Via Reuters, News Corp has announced that it has acquired privately-held Wireless Generation for a reported $360 million in cash. Wireless Generation makes educational apps for students and teachers to help build curricula and teach core concepts. News Corp bought Wireless Generation to bolster its offerings in the education technology sector. From the Wireless Generation site, here is how they describe what the company does:
Wireless Generation creates innovative tools, systems, and services that help educators teach smarter. With its mobile assessment software, the company invented a better way to give classroom assessments and make data-based instructional decisions. Wireless Generation has broken new ground with technology that analyzes student data and provides curriculum customized to individual learning needs. Wireless Generation also builds large-scale data systems that centralize student data and give educators and parents unprecedented visibility into learning. A Web 2.0 collaboration and knowledge network for educators propagates proven approaches across schools. Wireless Generation currently serves more than 200,000 educators and 3 million students.
According to the press release, the executive team in place at Brooklyn-based Wireless Generation and co-founder Larry Berger will stay at the helm and keep a 10% stake in the in company. Operating as a subsidiary of News Corp, this is a nice set of technologies coming into the fold. While, this acquisition is ostensibly for education technology, I just can’t help but to think that it also has something to do with the reported iPad Newspaper.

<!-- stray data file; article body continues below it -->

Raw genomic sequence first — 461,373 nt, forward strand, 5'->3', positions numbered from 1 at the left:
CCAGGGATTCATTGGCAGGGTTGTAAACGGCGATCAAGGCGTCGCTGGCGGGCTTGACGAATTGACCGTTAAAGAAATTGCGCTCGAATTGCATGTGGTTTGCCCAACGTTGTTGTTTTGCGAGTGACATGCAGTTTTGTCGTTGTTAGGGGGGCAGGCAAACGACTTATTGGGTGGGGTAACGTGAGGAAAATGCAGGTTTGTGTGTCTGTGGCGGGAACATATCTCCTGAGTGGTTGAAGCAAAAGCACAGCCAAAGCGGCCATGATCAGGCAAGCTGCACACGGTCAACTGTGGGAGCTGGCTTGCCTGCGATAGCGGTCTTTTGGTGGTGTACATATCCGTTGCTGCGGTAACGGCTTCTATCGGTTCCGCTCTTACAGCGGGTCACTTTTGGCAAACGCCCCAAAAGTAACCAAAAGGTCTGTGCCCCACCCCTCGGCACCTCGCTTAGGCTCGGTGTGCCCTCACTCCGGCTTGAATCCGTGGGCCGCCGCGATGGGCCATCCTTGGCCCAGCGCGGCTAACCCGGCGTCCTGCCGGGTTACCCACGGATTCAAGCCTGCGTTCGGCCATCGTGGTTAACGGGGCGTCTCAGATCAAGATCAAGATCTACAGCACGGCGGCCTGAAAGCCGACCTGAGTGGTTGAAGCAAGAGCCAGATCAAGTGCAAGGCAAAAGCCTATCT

Don’t get me wrong, I think News Corp is very serious about education technology. Electronic textbooks alone could be worth billions in the coming years, and as students (and parents) expect high tech to be core to teaching, helping schools offer integrated solutions will be key. But I also had a look through Wireless Generation’s product line (I’m digging the writing apps) and saw things like the mClass device. Here is something that is designed to be toted around, connect with lots of other information centers, and is rather tough (as in can take a beating).
I look at the mClass device and see how it works with information and the classroom, and can’t help think that this technology could be adapted for newsrooms, consumers, or other platforms.
Maybe I’m just nuts, but I swear this is more about getting technology for other ends than it is about education.